ERIC Number: ED478574
Record Type: RIE
Publication Date: 2003
Reference Count: N/A
Closing the Achievement Gap: Rural Schools. CSR Connection.
Williams, Doris Terry
Twenty percent of the children enrolled in rural and small-town schools are non-Caucasian, children of color. As in nonrural schools, rural schools have yet to close the achievement gap across various racial and economic subgroups of this diverse population. Overall, rural students perform as well as or better than their nonrural peers on standardized achievement tests. However, the gap between White and non-White student performance levels is persistent, widening in the 1990s. Socioeconomic status is the strongest correlate of standardized test scores, and rural poverty rates are highest in areas with large concentrations of people of color--the deep South, Southwest, and American Indian reservations. Examples demonstrate correlations between academic performance and both parental educational attainment and student eligibility for free and reduced-priced lunch. Small schools have been shown to mitigate the influence of poverty on academic achievement, but in many places, small community schools also may be linked to school segregation. Equity issues affecting the achievement gap include overrepresentation of minority-group students in school suspensions and expulsions, nonacademic "tracks," and special education; their underrepresentation in gifted programs and advanced courses; inequitable funding of poor rural schools serving children of color; and the poorer teacher quality in such schools. Three examples depict rural districts where place-based, culturally relevant curricula have raised academic achievement by connecting schools to their Latino, Native, or African American communities. (Contains 20 references) (SV)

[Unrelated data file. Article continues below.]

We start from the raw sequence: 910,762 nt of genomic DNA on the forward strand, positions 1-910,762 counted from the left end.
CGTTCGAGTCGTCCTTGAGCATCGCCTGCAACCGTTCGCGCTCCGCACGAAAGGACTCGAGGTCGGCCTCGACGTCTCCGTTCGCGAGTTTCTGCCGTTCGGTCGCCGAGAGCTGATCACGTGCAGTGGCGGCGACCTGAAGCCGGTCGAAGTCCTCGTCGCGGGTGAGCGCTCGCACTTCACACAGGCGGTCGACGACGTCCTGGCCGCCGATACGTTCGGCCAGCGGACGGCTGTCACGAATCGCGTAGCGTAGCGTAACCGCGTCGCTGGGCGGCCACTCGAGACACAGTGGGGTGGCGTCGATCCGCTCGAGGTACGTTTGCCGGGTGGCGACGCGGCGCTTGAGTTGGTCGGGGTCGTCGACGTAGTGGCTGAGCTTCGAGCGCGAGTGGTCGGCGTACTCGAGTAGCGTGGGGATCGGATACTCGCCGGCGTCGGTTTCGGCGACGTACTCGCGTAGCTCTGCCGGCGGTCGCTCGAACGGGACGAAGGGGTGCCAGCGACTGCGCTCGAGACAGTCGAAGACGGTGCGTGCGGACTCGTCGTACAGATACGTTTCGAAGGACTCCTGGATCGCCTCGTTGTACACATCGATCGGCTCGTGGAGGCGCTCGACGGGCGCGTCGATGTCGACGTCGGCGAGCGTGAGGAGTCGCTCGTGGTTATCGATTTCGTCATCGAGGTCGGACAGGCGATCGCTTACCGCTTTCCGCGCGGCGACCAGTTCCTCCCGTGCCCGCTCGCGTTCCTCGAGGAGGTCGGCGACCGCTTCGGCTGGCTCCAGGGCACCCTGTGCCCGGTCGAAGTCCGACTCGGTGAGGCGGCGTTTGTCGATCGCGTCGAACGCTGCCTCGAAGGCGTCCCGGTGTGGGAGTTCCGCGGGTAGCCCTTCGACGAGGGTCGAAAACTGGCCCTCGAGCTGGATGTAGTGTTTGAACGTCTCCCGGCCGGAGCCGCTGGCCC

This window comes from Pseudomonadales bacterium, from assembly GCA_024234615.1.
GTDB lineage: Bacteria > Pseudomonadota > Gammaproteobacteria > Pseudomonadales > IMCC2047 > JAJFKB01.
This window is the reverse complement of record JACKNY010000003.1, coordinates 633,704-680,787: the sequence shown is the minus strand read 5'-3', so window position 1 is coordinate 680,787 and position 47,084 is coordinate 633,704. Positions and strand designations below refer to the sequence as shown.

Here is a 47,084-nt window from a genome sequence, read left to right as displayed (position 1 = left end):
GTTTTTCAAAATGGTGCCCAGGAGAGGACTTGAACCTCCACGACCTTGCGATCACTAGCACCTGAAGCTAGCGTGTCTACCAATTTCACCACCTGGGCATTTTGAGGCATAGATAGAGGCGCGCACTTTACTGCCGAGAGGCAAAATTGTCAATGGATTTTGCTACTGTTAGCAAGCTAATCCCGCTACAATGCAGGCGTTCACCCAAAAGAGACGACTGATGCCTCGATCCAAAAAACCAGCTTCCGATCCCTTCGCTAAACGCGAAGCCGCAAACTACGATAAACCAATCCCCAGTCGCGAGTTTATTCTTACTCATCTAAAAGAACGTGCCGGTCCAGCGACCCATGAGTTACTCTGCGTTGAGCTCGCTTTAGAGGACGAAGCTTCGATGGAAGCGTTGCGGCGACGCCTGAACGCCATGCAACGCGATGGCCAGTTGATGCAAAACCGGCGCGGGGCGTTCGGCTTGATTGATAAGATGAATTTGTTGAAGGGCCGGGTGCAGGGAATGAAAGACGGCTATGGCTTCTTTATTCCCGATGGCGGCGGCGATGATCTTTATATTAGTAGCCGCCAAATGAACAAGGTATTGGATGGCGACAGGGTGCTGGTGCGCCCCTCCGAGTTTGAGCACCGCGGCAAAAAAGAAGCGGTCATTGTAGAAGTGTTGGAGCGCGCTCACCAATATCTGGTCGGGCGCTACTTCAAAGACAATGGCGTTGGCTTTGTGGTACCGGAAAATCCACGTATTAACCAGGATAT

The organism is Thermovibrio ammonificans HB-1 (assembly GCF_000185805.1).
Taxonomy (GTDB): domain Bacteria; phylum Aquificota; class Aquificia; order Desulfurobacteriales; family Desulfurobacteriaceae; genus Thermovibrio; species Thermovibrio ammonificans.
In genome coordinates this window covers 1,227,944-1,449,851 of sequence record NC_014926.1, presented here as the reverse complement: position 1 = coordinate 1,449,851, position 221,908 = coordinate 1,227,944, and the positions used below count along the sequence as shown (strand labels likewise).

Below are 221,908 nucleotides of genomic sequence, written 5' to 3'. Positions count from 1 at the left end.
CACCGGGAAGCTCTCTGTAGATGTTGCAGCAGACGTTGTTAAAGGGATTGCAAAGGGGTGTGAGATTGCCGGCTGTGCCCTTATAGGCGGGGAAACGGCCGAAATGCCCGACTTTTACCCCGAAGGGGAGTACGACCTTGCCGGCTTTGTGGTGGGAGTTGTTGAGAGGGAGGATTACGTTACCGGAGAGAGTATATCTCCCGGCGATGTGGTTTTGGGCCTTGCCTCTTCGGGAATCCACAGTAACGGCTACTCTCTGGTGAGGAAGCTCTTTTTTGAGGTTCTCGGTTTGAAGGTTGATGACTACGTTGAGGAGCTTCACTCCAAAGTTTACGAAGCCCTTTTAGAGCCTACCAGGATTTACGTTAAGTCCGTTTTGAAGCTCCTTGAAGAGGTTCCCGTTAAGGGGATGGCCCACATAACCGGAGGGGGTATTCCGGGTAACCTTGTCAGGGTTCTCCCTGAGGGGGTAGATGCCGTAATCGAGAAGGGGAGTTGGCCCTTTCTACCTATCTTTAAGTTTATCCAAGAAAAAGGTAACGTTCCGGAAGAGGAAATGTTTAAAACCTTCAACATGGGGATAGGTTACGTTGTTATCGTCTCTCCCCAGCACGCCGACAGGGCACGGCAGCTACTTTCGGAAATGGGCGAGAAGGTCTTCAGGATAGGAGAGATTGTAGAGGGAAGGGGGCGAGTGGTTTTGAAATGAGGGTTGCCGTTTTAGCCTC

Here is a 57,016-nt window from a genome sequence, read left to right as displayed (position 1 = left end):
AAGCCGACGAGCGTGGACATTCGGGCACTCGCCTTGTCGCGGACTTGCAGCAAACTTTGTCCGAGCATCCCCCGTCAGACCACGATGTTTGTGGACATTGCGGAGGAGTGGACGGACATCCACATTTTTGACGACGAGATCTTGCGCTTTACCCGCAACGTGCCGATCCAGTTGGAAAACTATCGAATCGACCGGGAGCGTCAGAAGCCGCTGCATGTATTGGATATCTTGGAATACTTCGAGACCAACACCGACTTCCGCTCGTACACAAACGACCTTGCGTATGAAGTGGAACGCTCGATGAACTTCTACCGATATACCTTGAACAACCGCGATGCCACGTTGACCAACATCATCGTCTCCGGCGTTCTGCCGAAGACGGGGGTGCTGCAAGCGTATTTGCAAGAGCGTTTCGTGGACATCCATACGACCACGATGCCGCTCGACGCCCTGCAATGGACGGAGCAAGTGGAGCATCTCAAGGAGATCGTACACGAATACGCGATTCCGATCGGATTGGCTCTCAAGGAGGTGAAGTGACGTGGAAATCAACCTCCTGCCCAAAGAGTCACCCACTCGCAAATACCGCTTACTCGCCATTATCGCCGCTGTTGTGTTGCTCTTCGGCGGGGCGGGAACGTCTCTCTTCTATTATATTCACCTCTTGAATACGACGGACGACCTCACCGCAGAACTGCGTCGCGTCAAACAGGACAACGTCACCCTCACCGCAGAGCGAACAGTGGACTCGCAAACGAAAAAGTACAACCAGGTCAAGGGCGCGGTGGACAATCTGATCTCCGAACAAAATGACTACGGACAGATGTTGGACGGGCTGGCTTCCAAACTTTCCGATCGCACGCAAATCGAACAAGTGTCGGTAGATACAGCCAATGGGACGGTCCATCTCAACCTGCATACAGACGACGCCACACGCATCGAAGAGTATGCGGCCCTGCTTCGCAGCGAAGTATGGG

Descriptors: Academic Achievement, Black Education, Disproportionate Representation, Diversity (Student), Educational Equity (Finance), Educational Quality, Elementary Secondary Education, Equal Education, Minority Groups, Poverty, Racial Differences, Rural Population, Rural Schools, Small Schools, Socioeconomic Influences
For full text: http://www.goodschools.gwu.edu/pubs/annual/csrconsp03.pdf.
Publication Type: Opinion Papers
Education Level: N/A
Sponsor: Office of Elementary and Secondary Education (ED), Washington, DC.
Authoring Institution: National Clearinghouse for Comprehensive School Reform, Washington, DC.